One day my father said he was leaving on a trip to Moravia. In the morning, his driver picked him up and they left. Then, in the evening the driver came to see us and said, "Well, the Colonel is safe. He, with some of his colleagues, has flown to England. And when your time comes, I will also take you where is necessary." In the following morning's paper there was a picture of people from Father's group at some English hotel where they were staying, so we remained calm. We knew he was safe and alright. Then a policeman came to see us - a Czech one - who told us we should hand him our passports and if we didn't, the Gestapo would come and it would all be much worse. We didn't have the passports, though, as they were with an officer from Father´s group who had remained in Prague. I went to speak to him. He gave me the passports and said I should not worry that he would arrange everything necessary. Then he told us that we were to cross the Polish border by foot. There was no time to worry, and the situation simply was as it was. Father's driver took us first to Čáslav, where our uncle lived, to leave our belongings. We left our dog and a suitcases there, which were supposed to be delivered later to us in France or wherever we ended up, This, by the way, has never happened.
Then we arrived at the Polish border, where we stayed at a small hotel. We met our guide there who was to take us across the border, and the next day we set off. We walked through a forest and managed just fine. She brought us to a clearing and said, "There, on the other side, is Poland, where you have to go. The German guards can't get there because it's a 'no man's land' but they can shoot." So we ran across the meadow and got safely to the Polish customs house. We were expected there, as they knew we would be trying to get out to safety. We were offered vodka, which we refused, and then tea or water to relax a bit. Then we were given a guide who took us by train to Warsaw. None of us spoke Polish, but somehow we arrived in Warsaw. There we went to the Czechoslovak Embassy which was still in Czechoslovak hands. Then the other families of members of Father's group who had also safely reached Poland arrived in Warsaw and we all went by train to the port and by ship to England.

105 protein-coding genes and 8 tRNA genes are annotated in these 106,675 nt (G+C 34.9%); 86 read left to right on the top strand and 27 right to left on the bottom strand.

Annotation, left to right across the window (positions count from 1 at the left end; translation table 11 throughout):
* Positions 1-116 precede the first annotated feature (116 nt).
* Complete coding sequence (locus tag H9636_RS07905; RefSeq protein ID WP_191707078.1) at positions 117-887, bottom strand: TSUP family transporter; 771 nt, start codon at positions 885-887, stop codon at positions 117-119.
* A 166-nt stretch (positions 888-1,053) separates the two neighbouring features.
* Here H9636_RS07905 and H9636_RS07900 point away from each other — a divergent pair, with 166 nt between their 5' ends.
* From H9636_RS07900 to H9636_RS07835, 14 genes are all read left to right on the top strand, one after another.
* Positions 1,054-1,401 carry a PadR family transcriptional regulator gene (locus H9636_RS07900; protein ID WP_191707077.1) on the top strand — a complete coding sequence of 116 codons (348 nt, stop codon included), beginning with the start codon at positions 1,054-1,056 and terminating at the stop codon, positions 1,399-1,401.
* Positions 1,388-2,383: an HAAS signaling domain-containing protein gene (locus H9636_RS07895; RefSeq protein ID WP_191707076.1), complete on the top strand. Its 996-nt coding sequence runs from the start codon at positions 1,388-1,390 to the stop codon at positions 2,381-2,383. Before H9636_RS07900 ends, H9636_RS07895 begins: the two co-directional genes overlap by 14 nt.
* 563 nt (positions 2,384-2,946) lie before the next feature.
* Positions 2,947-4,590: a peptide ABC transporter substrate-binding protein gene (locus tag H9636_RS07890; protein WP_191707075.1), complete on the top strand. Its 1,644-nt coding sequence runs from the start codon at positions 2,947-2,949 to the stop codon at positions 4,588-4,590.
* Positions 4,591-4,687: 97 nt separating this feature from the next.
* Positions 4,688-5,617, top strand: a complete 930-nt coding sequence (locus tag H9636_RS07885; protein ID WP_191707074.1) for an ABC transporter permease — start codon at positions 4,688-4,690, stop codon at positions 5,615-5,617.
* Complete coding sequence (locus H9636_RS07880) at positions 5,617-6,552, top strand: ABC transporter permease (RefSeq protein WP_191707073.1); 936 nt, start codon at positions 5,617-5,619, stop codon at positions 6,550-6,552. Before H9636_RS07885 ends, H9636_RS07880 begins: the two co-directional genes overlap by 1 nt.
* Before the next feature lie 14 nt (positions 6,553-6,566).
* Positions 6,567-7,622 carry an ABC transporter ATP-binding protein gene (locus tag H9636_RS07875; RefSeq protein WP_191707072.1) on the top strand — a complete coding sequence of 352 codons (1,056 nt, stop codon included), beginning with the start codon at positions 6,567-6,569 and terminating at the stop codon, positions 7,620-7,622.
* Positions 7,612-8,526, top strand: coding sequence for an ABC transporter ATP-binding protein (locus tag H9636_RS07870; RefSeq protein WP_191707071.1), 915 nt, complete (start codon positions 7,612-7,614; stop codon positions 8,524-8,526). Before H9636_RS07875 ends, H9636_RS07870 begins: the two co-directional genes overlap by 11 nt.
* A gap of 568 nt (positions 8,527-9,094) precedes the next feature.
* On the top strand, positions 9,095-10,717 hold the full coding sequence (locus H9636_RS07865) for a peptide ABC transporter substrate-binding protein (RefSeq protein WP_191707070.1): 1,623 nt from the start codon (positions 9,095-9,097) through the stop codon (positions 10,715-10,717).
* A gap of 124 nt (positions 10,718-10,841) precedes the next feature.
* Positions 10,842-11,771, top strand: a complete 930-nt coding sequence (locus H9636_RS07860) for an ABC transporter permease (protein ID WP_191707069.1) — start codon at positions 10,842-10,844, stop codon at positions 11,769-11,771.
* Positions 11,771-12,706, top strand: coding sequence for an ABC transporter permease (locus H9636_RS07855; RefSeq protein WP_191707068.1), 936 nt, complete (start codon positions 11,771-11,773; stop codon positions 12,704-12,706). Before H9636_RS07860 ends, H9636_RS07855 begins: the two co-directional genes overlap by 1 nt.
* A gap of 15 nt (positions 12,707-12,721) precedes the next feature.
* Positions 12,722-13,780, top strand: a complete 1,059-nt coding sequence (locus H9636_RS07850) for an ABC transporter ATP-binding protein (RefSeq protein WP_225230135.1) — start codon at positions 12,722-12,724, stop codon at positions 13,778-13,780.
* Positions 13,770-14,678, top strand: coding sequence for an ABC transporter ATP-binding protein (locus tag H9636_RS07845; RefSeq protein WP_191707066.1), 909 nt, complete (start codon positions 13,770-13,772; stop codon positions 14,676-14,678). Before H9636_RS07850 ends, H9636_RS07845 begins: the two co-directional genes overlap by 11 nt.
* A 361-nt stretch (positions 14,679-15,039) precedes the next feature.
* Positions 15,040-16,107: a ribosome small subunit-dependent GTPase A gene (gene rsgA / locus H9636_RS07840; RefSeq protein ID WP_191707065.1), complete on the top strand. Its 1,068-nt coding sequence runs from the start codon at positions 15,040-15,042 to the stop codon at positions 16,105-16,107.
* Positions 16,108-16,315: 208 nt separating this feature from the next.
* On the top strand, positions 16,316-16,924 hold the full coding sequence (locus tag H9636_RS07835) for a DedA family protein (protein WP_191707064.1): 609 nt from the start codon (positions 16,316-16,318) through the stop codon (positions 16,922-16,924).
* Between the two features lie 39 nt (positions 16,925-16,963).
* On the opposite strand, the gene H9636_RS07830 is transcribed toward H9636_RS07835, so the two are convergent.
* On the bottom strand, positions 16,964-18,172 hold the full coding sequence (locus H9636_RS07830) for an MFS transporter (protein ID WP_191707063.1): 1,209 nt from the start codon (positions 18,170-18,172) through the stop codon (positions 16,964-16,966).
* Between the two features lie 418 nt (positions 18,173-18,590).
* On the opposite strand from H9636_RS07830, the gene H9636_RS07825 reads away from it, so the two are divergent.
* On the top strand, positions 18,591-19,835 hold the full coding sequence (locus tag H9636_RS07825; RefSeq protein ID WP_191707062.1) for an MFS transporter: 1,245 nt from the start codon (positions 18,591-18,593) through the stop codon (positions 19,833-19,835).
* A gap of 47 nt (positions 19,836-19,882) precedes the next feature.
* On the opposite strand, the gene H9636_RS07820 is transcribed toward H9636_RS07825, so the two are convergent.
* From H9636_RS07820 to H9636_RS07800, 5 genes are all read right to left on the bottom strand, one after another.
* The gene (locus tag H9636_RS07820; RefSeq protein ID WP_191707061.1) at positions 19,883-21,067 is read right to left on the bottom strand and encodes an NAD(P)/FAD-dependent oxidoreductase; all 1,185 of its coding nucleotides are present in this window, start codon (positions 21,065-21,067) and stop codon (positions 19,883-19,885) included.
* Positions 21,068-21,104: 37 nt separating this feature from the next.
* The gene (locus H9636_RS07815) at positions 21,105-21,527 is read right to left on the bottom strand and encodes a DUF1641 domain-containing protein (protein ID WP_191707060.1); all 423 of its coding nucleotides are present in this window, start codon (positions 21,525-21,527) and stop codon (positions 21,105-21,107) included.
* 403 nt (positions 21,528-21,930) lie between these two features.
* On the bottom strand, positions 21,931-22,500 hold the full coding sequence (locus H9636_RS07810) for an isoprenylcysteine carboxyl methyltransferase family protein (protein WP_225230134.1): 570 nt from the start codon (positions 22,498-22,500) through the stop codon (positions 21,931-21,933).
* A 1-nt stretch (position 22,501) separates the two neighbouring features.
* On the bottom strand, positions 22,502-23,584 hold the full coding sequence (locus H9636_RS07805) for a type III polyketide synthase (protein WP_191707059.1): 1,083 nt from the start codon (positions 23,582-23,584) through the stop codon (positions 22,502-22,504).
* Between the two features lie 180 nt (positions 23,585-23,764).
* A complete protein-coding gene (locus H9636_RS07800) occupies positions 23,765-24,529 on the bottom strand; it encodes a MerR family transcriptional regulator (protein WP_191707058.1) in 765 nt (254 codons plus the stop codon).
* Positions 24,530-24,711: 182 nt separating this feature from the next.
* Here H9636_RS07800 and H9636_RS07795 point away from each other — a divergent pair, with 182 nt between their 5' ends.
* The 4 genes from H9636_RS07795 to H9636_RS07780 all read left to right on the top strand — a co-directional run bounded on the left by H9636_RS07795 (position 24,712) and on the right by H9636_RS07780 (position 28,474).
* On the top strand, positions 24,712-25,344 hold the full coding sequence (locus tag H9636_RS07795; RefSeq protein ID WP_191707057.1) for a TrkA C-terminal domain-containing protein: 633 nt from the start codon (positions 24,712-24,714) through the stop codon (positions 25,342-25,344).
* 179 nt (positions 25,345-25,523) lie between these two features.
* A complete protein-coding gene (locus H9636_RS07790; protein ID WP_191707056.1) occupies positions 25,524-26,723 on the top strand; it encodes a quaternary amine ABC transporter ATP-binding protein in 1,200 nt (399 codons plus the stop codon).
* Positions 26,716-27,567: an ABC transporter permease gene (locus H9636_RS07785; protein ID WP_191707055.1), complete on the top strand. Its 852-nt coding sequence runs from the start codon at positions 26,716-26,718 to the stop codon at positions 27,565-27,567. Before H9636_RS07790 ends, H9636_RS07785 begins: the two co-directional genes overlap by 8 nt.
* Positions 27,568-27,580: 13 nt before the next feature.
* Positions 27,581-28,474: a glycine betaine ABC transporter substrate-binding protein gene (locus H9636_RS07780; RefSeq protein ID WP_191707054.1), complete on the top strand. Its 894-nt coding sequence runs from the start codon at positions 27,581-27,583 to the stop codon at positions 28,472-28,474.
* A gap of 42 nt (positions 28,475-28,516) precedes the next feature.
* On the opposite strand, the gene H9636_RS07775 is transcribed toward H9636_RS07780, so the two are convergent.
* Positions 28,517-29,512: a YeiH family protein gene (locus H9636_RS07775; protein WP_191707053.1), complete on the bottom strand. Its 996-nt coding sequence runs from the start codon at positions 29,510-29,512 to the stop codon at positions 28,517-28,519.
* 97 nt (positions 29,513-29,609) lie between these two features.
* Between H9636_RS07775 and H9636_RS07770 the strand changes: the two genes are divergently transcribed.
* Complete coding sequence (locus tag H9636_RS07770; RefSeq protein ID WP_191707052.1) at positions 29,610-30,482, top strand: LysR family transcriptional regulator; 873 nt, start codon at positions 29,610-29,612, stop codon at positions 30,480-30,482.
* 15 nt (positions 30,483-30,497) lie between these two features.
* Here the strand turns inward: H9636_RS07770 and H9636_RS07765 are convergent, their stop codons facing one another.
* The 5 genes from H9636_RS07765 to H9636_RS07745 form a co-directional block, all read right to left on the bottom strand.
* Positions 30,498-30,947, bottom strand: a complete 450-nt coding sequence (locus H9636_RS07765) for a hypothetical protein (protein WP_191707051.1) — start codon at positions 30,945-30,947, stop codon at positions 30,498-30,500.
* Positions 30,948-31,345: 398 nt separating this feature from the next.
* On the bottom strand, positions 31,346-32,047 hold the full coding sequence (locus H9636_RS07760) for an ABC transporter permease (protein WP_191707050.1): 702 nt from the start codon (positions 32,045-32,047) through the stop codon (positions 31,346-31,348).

We survived the war in England. At first, we lived in London, but when the bombings increased, the English government gave us a large house in Buckinghamshire to move to. This was near where President Beneš lived, so my father was able to easily talk to him and hand over the news reports that he needed.
Tatiana Moravec Gard was born in Plzen on July 20th, 1922, as a youngest daughter of Vlasta and General Frantisek Moravec, who was the head of the Military Intelligence Service in pre-war Czechoslovakia. Both Tatiana and her older sister studied at gymnasium in Prague, yet neither had time to graduate. After the Fascist occupation in Prague, the Tatiana and her family had to flee the country. The journey was extremely complicated but they finally settled in England and lived there during the war. Due to the war bombings, London soon became a dangerous place to live and so the family moved to Buckinghamshire for the time being, and after the war finally ended, the Moravec family was able to return to Czechoslovakia. For a short time, Tatian worked at the Ministry of Foreign Trade in Prague and London, and she could feel the growing influence of the Communists and the political situation of the country worsening. After February, 1948, Tatiana‘s parents had to emigrate again, this time to the USA instead. Tatiana moved shortly after from London to America in order to be closer to her parents, and has been living there ever since. Diein in 2016.